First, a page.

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Dr. Hendrie Weisinger

Dr. Hendrie Weisinger

Posted: December 3, 2009 05:19 PM

A College Tour De Force

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It's no picnic waiting for a train on a chilly Sunday morning but that is exactly what I was doing at my local train station in Westport, CT when my attention was drawn to three teenagers who were in a close huddle a few feet from me. I knew they weren't standing around a fire, nor did I think they were designing football plays. I didn't smell any smoke either.

Since I didn't hear the train a coming, I started to banter. "What are you guys up to?" Without breaking their huddle, the big kid voiced, "We are visiting colleges."

"Oh, going into the city to see NYU and Columbia?" (two popular schools for Westport students)
"No. Right now I am leaving MIT and now I will tour Stanford."

The smallest of the pack broke the huddle, and before my curiosity could act, showed me his iPhone. "I'm going to Harvard. Look."

Easier than making apple pie, he pushed a button and showed me a hot new iPhone application that college bound students and their parents are sure to love -- college tours packed with "insider" information that familiarize students with the schools they wish to attend.

"Show me MIT. I've given a lot of lectures there." In a second, I was strolling M.I.T. campus.

The small kid continued to educate me. Watch what this does. Calling into play one of the application's innovative features, I could now read specific information about the specific location that I am viewing. Very sweet, I thought.

"It uses a new technology,"...but before the mall kid could explain, the train pulled up. I parted ways with the college bound students but not before I asked them to tell me the name of the application. It's called uTourX.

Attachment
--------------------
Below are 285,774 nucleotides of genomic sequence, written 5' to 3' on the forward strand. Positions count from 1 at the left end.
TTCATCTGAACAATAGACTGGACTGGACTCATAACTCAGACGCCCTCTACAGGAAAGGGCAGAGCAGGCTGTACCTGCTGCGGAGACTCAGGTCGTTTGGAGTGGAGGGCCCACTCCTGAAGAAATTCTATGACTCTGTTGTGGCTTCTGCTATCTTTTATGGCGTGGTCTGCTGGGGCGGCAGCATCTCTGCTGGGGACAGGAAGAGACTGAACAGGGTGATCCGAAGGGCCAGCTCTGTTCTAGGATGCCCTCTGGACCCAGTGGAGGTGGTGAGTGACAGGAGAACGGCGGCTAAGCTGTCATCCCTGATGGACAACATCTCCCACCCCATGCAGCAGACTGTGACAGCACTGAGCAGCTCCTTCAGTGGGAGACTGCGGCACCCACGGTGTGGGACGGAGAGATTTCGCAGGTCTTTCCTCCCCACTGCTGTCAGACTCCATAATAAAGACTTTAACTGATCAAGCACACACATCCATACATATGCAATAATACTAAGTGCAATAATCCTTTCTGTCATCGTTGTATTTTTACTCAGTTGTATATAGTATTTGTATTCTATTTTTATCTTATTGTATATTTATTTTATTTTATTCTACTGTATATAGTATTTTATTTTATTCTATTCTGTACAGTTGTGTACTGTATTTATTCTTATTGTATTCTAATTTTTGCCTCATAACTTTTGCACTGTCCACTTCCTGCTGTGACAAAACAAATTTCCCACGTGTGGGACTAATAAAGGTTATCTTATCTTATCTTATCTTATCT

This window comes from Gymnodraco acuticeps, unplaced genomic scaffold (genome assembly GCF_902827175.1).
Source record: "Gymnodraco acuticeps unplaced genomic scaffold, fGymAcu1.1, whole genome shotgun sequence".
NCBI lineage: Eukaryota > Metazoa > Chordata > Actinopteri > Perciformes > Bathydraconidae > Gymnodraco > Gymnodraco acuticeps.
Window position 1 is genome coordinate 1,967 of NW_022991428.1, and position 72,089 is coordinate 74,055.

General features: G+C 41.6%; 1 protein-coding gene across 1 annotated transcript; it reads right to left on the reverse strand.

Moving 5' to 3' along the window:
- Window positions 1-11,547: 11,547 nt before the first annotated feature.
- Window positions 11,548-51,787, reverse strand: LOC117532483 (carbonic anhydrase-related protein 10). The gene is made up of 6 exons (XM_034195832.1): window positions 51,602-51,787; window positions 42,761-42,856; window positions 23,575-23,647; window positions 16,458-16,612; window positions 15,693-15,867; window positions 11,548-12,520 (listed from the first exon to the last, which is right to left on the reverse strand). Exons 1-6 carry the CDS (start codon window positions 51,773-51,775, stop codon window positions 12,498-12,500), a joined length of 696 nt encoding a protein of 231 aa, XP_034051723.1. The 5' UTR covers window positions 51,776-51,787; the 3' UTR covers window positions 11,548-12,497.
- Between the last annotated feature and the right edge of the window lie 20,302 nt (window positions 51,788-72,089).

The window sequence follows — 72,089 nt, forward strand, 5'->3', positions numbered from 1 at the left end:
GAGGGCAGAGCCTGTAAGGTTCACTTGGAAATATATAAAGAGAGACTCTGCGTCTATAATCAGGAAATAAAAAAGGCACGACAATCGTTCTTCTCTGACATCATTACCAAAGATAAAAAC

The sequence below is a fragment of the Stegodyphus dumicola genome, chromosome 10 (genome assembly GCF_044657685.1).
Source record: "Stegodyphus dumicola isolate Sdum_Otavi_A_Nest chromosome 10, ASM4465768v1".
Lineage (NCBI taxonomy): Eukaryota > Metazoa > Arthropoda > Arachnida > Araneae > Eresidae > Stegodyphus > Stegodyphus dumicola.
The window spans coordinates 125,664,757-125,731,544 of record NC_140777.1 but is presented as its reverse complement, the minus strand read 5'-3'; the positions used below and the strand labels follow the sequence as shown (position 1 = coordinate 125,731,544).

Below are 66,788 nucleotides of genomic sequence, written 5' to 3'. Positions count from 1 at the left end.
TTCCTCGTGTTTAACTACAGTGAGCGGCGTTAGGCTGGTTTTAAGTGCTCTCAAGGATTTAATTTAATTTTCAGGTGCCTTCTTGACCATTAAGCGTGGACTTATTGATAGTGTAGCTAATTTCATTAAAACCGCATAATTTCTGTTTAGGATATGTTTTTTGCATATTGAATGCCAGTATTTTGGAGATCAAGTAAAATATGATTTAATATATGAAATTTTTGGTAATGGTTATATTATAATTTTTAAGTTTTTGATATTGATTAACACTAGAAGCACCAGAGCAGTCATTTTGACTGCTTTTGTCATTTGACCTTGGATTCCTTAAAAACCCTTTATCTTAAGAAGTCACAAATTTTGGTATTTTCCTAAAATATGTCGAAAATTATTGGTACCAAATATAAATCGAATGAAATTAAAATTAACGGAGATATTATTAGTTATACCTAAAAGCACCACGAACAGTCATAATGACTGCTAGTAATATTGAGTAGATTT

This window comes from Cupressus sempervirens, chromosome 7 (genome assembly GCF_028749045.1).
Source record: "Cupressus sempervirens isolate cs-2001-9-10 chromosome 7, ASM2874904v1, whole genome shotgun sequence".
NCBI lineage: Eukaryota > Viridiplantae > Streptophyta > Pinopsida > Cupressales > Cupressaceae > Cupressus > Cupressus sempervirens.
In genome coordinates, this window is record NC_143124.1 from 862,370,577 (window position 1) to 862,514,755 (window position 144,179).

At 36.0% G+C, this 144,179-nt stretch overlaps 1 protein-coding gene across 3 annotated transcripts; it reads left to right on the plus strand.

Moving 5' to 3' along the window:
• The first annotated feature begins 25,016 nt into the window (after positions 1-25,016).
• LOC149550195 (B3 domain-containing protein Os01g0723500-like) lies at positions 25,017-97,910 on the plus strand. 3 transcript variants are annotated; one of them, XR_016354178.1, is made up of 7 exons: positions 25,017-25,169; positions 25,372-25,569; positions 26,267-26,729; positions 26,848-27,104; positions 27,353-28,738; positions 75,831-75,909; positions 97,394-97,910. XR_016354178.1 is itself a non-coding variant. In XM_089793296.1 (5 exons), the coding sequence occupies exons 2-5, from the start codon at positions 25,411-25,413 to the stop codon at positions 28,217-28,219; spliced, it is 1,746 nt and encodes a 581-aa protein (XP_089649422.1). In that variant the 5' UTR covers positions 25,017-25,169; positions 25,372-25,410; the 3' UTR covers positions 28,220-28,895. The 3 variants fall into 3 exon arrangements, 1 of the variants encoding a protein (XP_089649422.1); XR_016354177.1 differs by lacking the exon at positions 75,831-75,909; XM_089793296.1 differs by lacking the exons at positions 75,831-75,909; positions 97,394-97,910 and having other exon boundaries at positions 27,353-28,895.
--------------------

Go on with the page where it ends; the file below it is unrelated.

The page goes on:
I had a good idea. In the next few weeks, I would be speaking to executives and managers from companies such as State Farm, Prudential, Medtronic, Attachmate, Nationwide, Merrill Lynch, United, Shire andBoeing, to name just a few. I've learned over the years that top executive from top companies like to hear about up and coming start-ups and clever applications of technology. I thought the company behind uTourX might fit the bill. I was also working on an article about management styles in startup hi-tech companies. Some would say I could kill two birds with one stone.

It was easy to find out that the company that created uTourX is called oSnapplications . Although I shouldn't of been surprised -- not in this day and age -- I was to find out that oSnapplications' corporate makeup was no more than a very small band of young entrepreneurs with hi-tech skill and savvy.

I remembered that the small kid from the train station told me uTourX used a new technology so using my investigative reporting skills, I tracked down 17-year old Chief Technology Officer Mr. Ian Cinnamon.

"Hello, May I please speak to Ian Cinnamon?"

"Sure, may I tell him who's calling?" The voice definitely sounded more motherly than receptionist.

"Yes, it's Dr. Weisinger. I'd like to speak to him about uTourX."

A half minute later, "Hi, this is Ian. Can I help you?"